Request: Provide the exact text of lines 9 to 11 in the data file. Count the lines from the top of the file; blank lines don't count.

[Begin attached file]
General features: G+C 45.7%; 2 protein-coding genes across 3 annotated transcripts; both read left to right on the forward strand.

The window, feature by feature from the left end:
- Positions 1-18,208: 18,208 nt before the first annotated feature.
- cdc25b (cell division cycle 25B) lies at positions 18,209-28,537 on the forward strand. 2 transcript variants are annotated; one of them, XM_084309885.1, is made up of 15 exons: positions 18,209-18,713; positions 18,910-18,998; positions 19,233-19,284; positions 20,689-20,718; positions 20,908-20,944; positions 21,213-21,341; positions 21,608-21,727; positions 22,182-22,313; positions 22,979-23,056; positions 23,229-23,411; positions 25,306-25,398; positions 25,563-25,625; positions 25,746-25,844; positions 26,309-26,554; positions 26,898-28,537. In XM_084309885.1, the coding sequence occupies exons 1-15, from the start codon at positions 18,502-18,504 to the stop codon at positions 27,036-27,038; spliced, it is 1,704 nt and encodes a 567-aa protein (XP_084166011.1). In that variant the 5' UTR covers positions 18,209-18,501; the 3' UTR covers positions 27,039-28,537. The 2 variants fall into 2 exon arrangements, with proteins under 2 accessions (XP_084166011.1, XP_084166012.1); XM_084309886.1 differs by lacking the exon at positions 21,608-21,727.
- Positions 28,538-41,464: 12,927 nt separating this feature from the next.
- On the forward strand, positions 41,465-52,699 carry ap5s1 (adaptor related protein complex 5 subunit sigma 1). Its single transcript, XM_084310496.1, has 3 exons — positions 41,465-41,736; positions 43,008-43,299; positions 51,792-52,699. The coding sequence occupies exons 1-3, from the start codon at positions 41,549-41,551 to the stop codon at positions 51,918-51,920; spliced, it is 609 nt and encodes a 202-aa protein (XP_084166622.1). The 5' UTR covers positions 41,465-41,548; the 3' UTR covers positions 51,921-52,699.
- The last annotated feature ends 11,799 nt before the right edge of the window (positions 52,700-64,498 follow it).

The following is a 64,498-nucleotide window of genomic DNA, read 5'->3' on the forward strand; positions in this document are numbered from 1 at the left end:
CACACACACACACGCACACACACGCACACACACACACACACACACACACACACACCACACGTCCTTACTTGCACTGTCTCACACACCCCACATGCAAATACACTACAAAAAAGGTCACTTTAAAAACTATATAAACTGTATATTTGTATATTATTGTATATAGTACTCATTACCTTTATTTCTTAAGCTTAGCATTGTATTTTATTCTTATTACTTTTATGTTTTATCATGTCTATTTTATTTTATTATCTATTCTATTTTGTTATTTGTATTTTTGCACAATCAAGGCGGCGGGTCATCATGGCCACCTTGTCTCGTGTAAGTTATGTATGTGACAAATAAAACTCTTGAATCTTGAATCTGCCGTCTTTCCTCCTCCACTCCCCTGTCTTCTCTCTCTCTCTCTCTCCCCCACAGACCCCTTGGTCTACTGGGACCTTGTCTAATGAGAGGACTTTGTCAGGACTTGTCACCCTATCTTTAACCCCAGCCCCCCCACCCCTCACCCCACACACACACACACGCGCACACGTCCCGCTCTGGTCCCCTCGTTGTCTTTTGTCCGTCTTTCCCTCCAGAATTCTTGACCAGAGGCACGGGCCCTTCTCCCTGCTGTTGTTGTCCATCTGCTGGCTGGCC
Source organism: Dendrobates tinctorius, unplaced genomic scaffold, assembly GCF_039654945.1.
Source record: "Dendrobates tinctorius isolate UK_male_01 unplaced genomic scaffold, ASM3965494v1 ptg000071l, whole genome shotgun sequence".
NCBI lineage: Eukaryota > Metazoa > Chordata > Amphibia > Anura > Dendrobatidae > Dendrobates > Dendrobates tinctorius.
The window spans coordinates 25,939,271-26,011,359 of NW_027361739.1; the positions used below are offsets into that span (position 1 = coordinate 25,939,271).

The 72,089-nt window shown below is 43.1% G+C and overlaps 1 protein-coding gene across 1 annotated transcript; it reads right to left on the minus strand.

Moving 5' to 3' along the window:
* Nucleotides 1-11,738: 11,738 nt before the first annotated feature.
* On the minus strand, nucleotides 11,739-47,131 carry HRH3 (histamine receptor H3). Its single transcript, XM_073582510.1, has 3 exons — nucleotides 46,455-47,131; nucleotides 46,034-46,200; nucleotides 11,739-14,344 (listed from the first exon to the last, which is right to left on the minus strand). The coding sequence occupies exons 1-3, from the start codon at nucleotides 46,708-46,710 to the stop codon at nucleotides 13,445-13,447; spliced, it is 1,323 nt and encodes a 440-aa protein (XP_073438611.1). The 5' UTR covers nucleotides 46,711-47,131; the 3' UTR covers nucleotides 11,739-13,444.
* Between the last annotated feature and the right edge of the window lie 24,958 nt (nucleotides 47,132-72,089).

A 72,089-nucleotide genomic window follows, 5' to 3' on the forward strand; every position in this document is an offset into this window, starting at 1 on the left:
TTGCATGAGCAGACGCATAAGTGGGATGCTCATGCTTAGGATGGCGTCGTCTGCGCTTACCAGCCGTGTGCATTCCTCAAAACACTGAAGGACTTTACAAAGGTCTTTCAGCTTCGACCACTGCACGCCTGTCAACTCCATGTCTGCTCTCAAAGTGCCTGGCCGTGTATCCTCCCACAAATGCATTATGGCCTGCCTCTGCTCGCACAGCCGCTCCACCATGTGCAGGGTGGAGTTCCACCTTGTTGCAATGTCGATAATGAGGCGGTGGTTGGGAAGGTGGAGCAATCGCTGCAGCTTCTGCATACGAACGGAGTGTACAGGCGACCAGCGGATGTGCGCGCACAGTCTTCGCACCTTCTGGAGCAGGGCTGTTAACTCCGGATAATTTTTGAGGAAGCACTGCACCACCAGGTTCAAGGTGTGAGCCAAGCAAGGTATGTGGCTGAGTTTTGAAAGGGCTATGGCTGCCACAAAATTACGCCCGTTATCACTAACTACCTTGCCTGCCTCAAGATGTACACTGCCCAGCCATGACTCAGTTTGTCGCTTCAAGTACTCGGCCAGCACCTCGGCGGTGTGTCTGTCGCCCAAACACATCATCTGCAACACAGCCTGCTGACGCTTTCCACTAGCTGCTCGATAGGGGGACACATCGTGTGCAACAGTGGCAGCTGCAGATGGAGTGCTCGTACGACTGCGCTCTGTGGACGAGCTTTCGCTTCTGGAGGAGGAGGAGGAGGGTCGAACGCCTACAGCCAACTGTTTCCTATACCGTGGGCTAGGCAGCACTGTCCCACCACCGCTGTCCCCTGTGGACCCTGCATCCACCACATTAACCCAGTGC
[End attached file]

CACACACACACACGCACACACACGCACACACACACACACACACACACACACACACCACACGTCCTTACTTGCACTGTCTCACACACCCCACATGCAAATACACTACAAAAAAGGTCACTTTAAAAACTATATAAACTGTATATTTGTATATTATTGTATATAGTACTCATTACCTTTATTTCTTAAGCTTAGCATTGTATTTTATTCTTATTACTTTTATGTTTTATCATGTCTATTTTATTTTATTATCTATTCTATTTTGTTATTTGTATTTTTGCACAATCAAGGCGGCGGGTCATCATGGCCACCTTGTCTCGTGTAAGTTATGTATGTGACAAATAAAACTCTTGAATCTTGAATCTGCCGTCTTTCCTCCTCCACTCCCCTGTCTTCTCTCTCTCTCTCTCTCCCCCACAGACCCCTTGGTCTACTGGGACCTTGTCTAATGAGAGGACTTTGTCAGGACTTGTCACCCTATCTTTAACCCCAGCCCCCCCACCCCTCACCCCACACACACACACACGCGCACACGTCCCGCTCTGGTCCCCTCGTTGTCTTTTGTCCGTCTTTCCCTCCAGAATTCTTGACCAGAGGCACGGGCCCTTCTCCCTGCTGTTGTTGTCCATCTGCTGGCTGGCC
Source organism: Dendrobates tinctorius, unplaced genomic scaffold, assembly GCF_039654945.1.
Source record: "Dendrobates tinctorius isolate UK_male_01 unplaced genomic scaffold, ASM3965494v1 ptg000071l, whole genome shotgun sequence".